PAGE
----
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The ‘next cool thing’

SANTA FE, N.M. — Asked why he’s interested in creating menus for all different kinds of cuisine, chef Enrique Guerrero’s instinctive answer was simple.

“I get bored very easy,” he said.

It’s the reason he says he opened the popular Bang Bite Filling Station in 2013, following his retirement.

The well-received food truck, serving burgers, sandwiches and fries – with a gourmet touch – has moved around Santa Fe. But, in September, it settled in a parking lot on West Water Street next to the Inn at Vanessie, the venerable Santa Fe institution that recently contracted with Guerrero to revamp the hotel and its restaurant.

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The chef’s résumé includes working in restaurants in New York and Las Vegas, Nev., before he ran Santa Fe eateries like La Casa Sena, Mangiamo Pronto and El Nido.

Josh Demoss prepares burgers for customers at the Bang Bite food truck in Santa Fe last month. Chef and owner Enrique Guerrero plans more food trucks in an area off Water Street. (Eddie Moore/Albuquerque Journal)

Vanessie is not the chef’s only new venture. Guerrero has a goal of turning the Water Street area surrounding Bang Bite’s current spot into a distinct food truck center, similar to clusters of rolling diners or food stands that exist in downtown areas across the country.

He plans to add more trucks of his own, each with a menu, he says, inspired by his travels and lifetime memories.

Along with more street food, he envisions a space full of seating – the Water Street lot currently has about three tables – and a playground area for kids.

“If we can offer five to seven different concepts to our customers within a couple of steps from each other, I think that would be pretty cool,” he said.

He already purchased two new trucks and has plans for at least two more, all of which will veer away from what Bang Bite offers. He will own all of them, and the employees will be people he has worked with before. That, Guerro says, will assure customers that each truck will be of the same quality as the current one.

A sign is displayed on the side of Enrique Guerrero’s Swine and Bird food truck. (Eddie Moore/Albuquerque Journal)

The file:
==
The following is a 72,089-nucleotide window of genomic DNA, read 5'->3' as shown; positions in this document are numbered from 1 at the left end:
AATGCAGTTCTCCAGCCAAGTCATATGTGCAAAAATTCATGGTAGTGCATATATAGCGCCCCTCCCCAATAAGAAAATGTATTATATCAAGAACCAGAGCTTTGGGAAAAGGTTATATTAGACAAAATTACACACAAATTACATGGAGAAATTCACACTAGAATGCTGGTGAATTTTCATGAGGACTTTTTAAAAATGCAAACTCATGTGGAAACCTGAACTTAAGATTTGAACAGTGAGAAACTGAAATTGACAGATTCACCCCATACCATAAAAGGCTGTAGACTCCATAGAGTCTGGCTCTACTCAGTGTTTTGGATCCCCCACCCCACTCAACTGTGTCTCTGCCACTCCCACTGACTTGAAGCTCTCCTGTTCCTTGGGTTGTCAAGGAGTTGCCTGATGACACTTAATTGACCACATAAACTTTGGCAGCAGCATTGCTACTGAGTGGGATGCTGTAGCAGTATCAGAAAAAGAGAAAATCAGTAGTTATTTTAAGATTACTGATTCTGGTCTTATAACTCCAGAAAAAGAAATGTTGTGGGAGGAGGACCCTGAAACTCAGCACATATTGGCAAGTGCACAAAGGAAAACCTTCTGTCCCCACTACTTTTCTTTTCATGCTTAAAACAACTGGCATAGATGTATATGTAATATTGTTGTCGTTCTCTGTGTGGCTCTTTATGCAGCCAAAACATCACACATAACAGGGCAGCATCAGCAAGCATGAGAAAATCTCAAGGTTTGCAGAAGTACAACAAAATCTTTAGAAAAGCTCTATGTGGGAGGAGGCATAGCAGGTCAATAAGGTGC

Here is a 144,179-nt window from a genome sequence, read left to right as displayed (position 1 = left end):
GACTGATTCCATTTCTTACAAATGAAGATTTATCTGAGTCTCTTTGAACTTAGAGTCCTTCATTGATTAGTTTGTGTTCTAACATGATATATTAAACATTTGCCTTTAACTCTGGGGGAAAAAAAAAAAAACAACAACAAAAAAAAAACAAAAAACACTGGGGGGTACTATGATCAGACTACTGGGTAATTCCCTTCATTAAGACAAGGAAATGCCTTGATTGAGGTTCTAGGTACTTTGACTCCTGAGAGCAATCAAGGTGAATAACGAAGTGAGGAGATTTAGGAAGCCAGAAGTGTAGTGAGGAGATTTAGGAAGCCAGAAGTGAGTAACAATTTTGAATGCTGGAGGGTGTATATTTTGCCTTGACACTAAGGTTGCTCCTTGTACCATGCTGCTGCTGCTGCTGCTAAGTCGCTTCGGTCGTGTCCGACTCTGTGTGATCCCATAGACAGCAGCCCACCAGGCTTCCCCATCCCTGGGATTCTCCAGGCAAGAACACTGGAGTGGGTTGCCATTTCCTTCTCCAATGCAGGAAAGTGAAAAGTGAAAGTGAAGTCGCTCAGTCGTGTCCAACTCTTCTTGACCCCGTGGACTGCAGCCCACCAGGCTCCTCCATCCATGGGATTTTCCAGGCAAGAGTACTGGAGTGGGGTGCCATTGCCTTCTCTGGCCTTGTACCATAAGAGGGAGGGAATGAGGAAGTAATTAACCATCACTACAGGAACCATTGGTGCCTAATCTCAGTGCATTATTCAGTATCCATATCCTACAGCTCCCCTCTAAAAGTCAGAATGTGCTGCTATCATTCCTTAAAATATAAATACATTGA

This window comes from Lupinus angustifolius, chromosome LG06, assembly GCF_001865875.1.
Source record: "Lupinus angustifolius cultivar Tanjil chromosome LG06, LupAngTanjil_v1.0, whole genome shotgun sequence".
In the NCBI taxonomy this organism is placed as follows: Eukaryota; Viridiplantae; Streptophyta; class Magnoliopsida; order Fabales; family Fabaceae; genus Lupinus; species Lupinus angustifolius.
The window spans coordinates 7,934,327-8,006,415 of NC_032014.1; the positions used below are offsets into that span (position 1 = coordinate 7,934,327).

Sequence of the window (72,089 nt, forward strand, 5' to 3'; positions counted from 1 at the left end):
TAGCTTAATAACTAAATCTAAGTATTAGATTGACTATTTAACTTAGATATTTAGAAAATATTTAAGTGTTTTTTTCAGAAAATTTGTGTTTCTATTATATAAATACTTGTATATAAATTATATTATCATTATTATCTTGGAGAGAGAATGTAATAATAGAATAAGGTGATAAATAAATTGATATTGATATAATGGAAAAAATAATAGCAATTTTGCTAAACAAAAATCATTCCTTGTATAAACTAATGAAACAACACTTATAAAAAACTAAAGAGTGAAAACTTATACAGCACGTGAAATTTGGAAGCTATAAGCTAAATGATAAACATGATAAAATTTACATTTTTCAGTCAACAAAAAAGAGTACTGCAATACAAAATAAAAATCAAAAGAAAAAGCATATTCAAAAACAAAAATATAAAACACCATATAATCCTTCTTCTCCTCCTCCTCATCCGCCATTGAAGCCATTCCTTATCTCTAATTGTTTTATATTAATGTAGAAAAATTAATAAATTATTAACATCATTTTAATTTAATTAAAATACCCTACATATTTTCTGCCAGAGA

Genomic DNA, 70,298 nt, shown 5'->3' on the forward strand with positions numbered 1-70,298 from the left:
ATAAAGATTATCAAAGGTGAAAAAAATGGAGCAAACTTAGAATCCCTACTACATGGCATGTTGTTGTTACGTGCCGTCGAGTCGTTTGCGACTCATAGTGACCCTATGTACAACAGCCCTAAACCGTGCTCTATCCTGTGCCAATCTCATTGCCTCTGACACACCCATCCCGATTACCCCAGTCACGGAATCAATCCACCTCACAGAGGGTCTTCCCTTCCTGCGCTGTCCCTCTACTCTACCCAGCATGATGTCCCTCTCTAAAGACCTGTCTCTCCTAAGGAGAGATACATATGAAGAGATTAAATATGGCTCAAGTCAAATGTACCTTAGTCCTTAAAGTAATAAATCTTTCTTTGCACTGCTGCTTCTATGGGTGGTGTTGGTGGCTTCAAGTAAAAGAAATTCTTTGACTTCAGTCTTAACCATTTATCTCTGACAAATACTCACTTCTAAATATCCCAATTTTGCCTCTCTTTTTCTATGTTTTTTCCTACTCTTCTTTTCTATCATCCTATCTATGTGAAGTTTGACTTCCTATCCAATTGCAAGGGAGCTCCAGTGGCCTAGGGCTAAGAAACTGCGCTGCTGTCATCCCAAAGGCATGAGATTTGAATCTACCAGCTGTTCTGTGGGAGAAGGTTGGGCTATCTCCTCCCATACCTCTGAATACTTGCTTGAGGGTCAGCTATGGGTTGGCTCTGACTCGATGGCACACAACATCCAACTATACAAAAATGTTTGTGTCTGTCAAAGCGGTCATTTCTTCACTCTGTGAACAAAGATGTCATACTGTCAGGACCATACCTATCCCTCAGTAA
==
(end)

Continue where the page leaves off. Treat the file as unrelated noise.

Already in the parking lot next to Bang Bite is Guerrero’s Swine and Bird truck. He described its menu as Southern comfort food and is hoping to open the truck by early February, depending on permit approval. Bang Bite has been testing out specials like the “Angry Bird” fried chicken with a Louisiana-inspired spicy sauce, pulled pork and sides like jalapeno coleslaw that have been positively received.

The other upcoming truck, “Xochitl,” hits closer to home for him. Named after his great-grandmother, the truck’s menu will feature entrees inspired by Mexico’s southern region, including places like Oaxaca and Yucatán.

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“It was very unique,” he said, reminiscing about his great-grandmother’s cooking, adding that memories of what she used to make helped inspire the menu. “She used to cook a lot of things in clay pots, (and) everything was very fresh.”

He wants to make it clear that this truck, currently out of the lot for repairs, will not sell what visitors can already can find in local Mexican restaurants: no tacos, no burritos. Xochitl menu items advertised on the Bang Bite Facebook page have included Borrego Borracho, slow-braised lamb stew with cascabel chili, mulato chile sauce and rice, and a “Pambazo” torta filled with chorizo, potatoes, Oaxaca cheese and sauce made from guajilla peppers.

“That’s what we want from any one of these food trucks, we want to be unique,” Guerrero said. He hopes to have Xochitl serving food by March, around the same time he hopes to add two more trucks.

He’s working on a Japanese ramen truck called “Takenoko” and the other, “Delicatus,” with vegetarian and gluten-free options. Eventually, he wants to collaborate with an outside business to add a dessert truck to the cluster.

There are several upsides to having a food truck hub like this, said Chamber of Commerce President Simon Brackley. “It’s an additional attraction for locals to eat downtown and for visitors to come, and adds a little personality to Santa Fe,” he said.

Not to mention, he says, that food trucks are “hip and trendy” and can provide local entrepreneurs a place to try out an idea or menu without investing too much.

But Brackely also said food trucks come with the same challenges facing all of Santa Fe’s restaurants, including the ups and downs of dining demand. While a place may do well in summer’s tourist-heavy season, that may change in the winter months. Demand may even drastically change, depending on the day of the week, according to Brackley.

Robert Kret, left, of Santa Fe and his son Sam Kret of New York have lunch at the Bang Bite food truck in Santa Fe recently. (Eddie Moore/ Albuquerque Journal)

While standing out on his lot on a late December afternoon, Guerrero noted that Bang Bite on Water Street has had continued success during the winter, which he credits to the seasons’s fairly warm weather.

“Within the next half an hour, I’ll be sold out of food,” Guerrero said at around 2:30 p.m. the day after Christmas. Customers were still trickling in.

“So I’m pretty happy about it,” he said. “People like our product.”

Guerrero said Bang Bite’s following is always looking for the “next cool thing,” and that more and different menus can better attract a diverse clientele. Bang Bite already strives to feed people from all walks of life, catering to “the guy who’s driving the Maserati and to the guy who’s going to change the tires.”

“I believe everybody, whether you have tons of money or don’t, you want something that you can get a good value and for a good price,” he said.

 

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